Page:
Has your email delivery rate plummeted? The reason may be that you have spam email addresses on your email list. In this article you’ll learn how to combat them before they join or remove them after they’ve subscribed.
Email can generate a higher response to your marketing since you can target specific customers based on their unique needs. However, building a viable email list takes resources, time, and know-how.
Every business that sends email has a sender reputation score. The score is determined by the ISP (Internet Service Provider). For example, my ISP is ATT, but my inbox reader is Gmail.
The higher your sender reputation score (SRS), the more likely your emails will land in the inbox. If your SRS is low, your emails will most likely fall in spam folders or may not even be delivered at all.
Several factors determine your score:
- The number of emails sent by a business
- How many recipients mark the organization’s emails as spam or complain about the email
- How often the businesses emails hit the ISP’s spam trap
- Has the business domain name been blacklisted?
- The number of emails that bounce
- How many recipients open, reply to, forward, and delete the businesses messages, as well as, click the links in the email
- The number of unsubscribes
What is a spam trap?
Spam email traps are email addresses set up by ISP’s to catch spammers. They look like real email addresses, but they don’t belong to anyone. Their only purpose to identify spammers.
Originally they were used by anti-spam organizations like inbox providers and blacklist providers to identify and monitor spammers. Unfortunately, the good guys like us get caught up in these traps because of our poor list hygiene or lazy email address acquisition practices.
Types of spam traps
Pristine spam trap
These are email addresses created by ISPs and other organizations that have never been previously used by a sender. Frequently they’re listed on websites. When spammers scrape websites to grow their contact list, they end up on their list.
They can also be found on purchased or rented lists. This type of spam trap is bad news for your email list because it’s more likely to get your domain blacklisted.
Recycled spam trap
These spam traps are often email addresses that were once valid but have been reassigned to trap spam. Although it’s not as harmful as the pristine spam trap, it’s still dangerous enough to cause damage to your sending reputation.
Email with typos
Emails with common typos can be used as spam traps. Keep an eye out for emails with misspelled domains as they may be spam traps.
What To Do With Spam Traps?
How can you tell if you have spam email addresses on your email list? Keep an eye on your delivery rate. If you notice a steady decline in your delivery rate, you may have spam traps on your email list.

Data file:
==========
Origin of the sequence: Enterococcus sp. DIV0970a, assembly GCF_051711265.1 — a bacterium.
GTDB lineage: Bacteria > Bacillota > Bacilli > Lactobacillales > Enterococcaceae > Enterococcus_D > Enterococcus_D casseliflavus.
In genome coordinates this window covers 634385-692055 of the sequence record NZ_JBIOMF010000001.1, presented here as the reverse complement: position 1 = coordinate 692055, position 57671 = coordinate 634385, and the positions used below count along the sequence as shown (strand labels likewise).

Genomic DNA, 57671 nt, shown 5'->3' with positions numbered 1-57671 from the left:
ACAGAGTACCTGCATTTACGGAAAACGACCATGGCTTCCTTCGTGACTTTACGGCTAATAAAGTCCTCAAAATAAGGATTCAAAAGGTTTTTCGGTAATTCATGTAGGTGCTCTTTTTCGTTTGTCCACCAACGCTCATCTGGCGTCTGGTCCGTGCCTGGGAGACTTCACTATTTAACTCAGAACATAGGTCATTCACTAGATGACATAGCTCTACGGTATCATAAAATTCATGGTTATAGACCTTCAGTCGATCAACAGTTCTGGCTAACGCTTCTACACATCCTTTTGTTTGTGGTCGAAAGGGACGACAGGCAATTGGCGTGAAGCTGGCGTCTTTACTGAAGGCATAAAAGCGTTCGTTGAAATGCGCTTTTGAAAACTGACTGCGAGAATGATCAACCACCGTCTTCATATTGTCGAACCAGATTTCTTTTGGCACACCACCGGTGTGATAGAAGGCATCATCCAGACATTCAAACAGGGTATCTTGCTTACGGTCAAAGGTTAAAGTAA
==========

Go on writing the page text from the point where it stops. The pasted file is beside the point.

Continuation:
It’s always better to prevent an issue if you can. Prevention saves money and time. To avoid spam email addresses in the first place, follow these tips.
How to Keep Spam Emails Addresses Off Your Email List
Since spam traps are designed to identify senders with irresponsible list building techniques keeping spam emails away isn’t as simple as deleting a few email addresses.
- The best way to keep your email list safe and your business thriving is to keep a close eye on your email list.
- Check to make sure the email addresses on your list are correctly spelled.
- Use double opt-in for your subscribers. It requires they confirm their email address before you send emails.
- Frequently check your list for odd email addresses or known spam email addresses.
- Check for email addresses that aren’t opening your emails and unsubscribe them or do a re-engagement campaign to bring them back into the fold. Spam traps are often created with outdated email addresses that haven’t opened for a while.
Regularly cleaning your email list also keeps the spam emails away.
Every successful business knows that your email list is the most valuable tool in your marketing toolbox. Guard it well. Do not ever buy a list!
Avoid the contamination of your email list by spam email addresses. Remember that the purpose of spam traps is to catch spammers. So keep your email list clean by correcting typos and removing outdated emails.
I am a compulsive list cleaner. I meticulously look at and remove email addresses from my list before every email send but, EmailListVerify.com found 2 spam traps on my list! (Imagine how mortified I am.)
I did go through my list with the data EmailListVerify.com gave me. The “spam traps” weren’t spam traps. One was a longtime customer that had his email address since the internet started. He opened my last email on Jan. 28th.
The second “spam trap” had opened my January email and had an 80% open rate. The 4 “questionable” email addresses EmailListVerify.com gave me had been bounced by Mailchimp, so I made sure all 4 email addresses were unsubscribed and archived.
How did I get these questionable email addresses on my list? I was doing single opt-in instead of double opt-in. Will I change? No. Gmail sometimes has issues delivering opt-in emails, so I’ll stick with verifying my list once a quarter or so.
What do I suggest my clients do? If you’re going to maintain and manage your lists, then double-opt-in your email addresses. If I’m going to maintain and manage your Mailchimp account, then single opt-in, and I’ll do a periodic list cleaning.
Now that you’ve dealt with your email list issues if your emails still aren’t getting delivered check out “How to Get Your Emails through Spam Filters“.